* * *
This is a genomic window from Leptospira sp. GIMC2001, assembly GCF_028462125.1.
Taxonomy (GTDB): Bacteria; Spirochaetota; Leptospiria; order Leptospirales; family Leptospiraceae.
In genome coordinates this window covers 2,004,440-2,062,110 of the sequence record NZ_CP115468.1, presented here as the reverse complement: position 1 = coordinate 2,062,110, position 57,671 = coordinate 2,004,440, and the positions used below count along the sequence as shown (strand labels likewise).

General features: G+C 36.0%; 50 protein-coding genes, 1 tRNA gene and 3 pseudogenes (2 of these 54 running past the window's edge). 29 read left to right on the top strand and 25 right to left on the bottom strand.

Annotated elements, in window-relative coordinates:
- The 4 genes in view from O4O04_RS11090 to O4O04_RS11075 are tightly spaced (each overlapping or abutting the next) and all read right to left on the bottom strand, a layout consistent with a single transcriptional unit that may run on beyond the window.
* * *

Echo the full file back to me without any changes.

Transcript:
This is a genomic window from Leptospira sp. GIMC2001, assembly GCF_028462125.1.
Taxonomy (GTDB): Bacteria; Spirochaetota; Leptospiria; order Leptospirales; family Leptospiraceae.
In genome coordinates this window covers 2,004,440-2,062,110 of the sequence record NZ_CP115468.1, presented here as the reverse complement: position 1 = coordinate 2,062,110, position 57,671 = coordinate 2,004,440, and the positions used below count along the sequence as shown (strand labels likewise).

General features: G+C 36.0%; 50 protein-coding genes, 1 tRNA gene and 3 pseudogenes (2 of these 54 running past the window's edge). 29 read left to right on the top strand and 25 right to left on the bottom strand.

Annotated elements, in window-relative coordinates:
- The 4 genes in view from O4O04_RS11090 to O4O04_RS11075 are tightly spaced (each overlapping or abutting the next) and all read right to left on the bottom strand, a layout consistent with a single transcriptional unit that may run on beyond the window.